I have a rule. If my company expects me to travel, I expect them to provide equal or better accomodations while I'm traveling. I quit taking one for the team over ten years ago; the team doesn't give two shats about you one way or another. Sacrifice for the team and you become a martyr. Enjoy being one. If the company insists on sacrifices when forcing unwanted and unneeded travel on me, I find another company. That simple. Loyalty? doesn't exist anymore. I want a big paycheck and as little inconvenience as I can get. And I get it on demand.
Getting my point?
You want to be a team player, play football, and enjoy your team mate, Mr. Owens.
Anonymous @ 11:36: for your sake (and you family if you have one) I hope your ability is equal to your arrogance. If not, good luck in finding that next job. Perhaps flipping burgers won't require that you sacrifice traveling and therefore not have to meet your 'demands' for equal or better accomodations.
Having previously owned my own business I tend to remember that in economic bad times the first sacrificed are those whose alligator mouths outweigh their hummingbird asses.
I love newspapers too, but I take exception to this sentiment: "Note that my mocking of the Times is not a wish for its demise. I am no gravedancer, and agree with Warren Mayer. I do, however, believe that the Times would greatly improve its business if it moved closer to the American center, rather than the Manhattan center."
There's only one way the NYT will abandon it's self-righteous superior leftitude, and that's to kill it. A new and better paper will rise from the ashes, one that looks back every day at the wreckage that used to be the NYT and promises itself never to go where the Sulzbergers have taken the Times since Pinch took over from Punch. The 11th commandmnet should be that newspaper owners can take whatever political position they want to take on the editorial page, but thou shalt not shape the news and thou shalt not suppress big stories damaging to your fave! (Are you hearing me you foul smelling fishrag LA Times?????!)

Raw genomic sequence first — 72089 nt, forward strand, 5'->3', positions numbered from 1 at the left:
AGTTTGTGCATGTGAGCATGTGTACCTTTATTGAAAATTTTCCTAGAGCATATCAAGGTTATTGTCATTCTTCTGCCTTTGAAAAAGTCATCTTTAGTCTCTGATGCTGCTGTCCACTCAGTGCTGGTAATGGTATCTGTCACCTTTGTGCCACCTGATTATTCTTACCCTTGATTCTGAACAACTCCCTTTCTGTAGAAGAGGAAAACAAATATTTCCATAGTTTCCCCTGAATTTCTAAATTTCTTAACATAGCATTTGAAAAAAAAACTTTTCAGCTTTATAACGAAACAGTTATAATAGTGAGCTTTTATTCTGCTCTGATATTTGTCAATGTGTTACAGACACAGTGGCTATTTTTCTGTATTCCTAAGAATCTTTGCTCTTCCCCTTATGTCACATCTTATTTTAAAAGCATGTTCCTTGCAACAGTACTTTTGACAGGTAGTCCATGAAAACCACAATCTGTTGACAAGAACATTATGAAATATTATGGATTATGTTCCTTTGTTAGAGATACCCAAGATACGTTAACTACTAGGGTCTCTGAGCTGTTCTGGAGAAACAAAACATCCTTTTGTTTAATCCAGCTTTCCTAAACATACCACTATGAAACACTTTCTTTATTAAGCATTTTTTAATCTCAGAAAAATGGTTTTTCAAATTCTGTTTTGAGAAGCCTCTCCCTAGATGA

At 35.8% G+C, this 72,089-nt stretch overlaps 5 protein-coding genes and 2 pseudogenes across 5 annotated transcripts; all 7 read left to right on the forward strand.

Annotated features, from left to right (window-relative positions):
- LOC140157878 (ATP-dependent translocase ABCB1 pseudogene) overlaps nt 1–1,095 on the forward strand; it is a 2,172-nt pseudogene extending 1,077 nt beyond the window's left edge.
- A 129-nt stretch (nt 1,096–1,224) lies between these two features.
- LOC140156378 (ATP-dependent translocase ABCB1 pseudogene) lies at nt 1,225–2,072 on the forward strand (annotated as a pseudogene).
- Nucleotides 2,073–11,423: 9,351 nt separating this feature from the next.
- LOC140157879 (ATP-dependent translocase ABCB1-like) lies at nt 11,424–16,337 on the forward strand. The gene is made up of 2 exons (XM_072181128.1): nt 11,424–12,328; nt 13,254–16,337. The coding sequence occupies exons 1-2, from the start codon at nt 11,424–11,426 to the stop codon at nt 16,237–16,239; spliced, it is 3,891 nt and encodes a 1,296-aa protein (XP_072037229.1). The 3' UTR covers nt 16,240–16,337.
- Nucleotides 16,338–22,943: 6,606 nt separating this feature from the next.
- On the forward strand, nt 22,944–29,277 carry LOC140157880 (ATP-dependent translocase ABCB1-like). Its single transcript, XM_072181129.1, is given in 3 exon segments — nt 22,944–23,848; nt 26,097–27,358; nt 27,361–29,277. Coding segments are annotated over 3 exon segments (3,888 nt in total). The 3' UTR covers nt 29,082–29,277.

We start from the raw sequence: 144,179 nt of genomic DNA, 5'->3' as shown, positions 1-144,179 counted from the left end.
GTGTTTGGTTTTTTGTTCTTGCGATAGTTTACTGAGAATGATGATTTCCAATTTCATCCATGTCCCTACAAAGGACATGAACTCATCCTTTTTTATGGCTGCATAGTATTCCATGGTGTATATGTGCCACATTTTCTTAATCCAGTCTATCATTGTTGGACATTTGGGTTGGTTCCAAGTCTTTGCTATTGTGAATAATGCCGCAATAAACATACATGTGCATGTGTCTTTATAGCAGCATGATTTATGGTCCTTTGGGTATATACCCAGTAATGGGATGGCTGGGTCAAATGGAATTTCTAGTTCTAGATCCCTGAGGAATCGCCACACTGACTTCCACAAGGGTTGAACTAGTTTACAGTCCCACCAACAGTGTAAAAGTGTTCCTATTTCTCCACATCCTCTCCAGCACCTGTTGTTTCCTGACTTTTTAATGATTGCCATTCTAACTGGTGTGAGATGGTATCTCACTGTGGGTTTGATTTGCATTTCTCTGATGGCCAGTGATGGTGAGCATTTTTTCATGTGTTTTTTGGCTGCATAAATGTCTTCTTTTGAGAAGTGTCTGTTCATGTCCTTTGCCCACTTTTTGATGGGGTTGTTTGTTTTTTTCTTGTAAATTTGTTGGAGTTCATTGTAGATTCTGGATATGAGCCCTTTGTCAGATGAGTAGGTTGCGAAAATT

"I do, however, believe that the Times would greatly improve its business if it moved closer to the American center, rather than the Manhattan center."
Although principled, this is a quaint statement. The people at the Times, and evidently most mass media, which are seeing their revenues crater, but veer ever more hard left, and ever less credible, practically by the day, see themselves as revolutionaries, not businesspeople. This even apparently applies to large, publicly-held corporations, like GE, Disney and Viacom, who allow their "news" organizations to alienate ever larger segments of the population by turning themselves into advocates for the Hard Left agenda, even as their audiences and circulations plummet.
They have made their choices. And they are not interested in arguments about fairness, objectivity or profitability. They have a revolution to win. Besides, soon they will have help from the Dems and the Orwellian Fairness Doctrine.
The Times, they ain't a changin.
Subscribers and Dems, we propagandize to your taste
Keep your minds shut, but those wallets open post-haste
And don't look elsewhere, for it's all rightwing spin
And there's no telling fact from opinion
Oh, LA's or New York's, either's a twin
We're the Times, we ain't a-changing
Come senators, congressmen, heed our coming call
For subsidies and laws, to bring forced Fairness to all
For we provide bias for which ever fewer still pay
Culture wars outside rage to end us the Fourth Estate
And bear our pall
'Cause the Times, we ain't a-changing .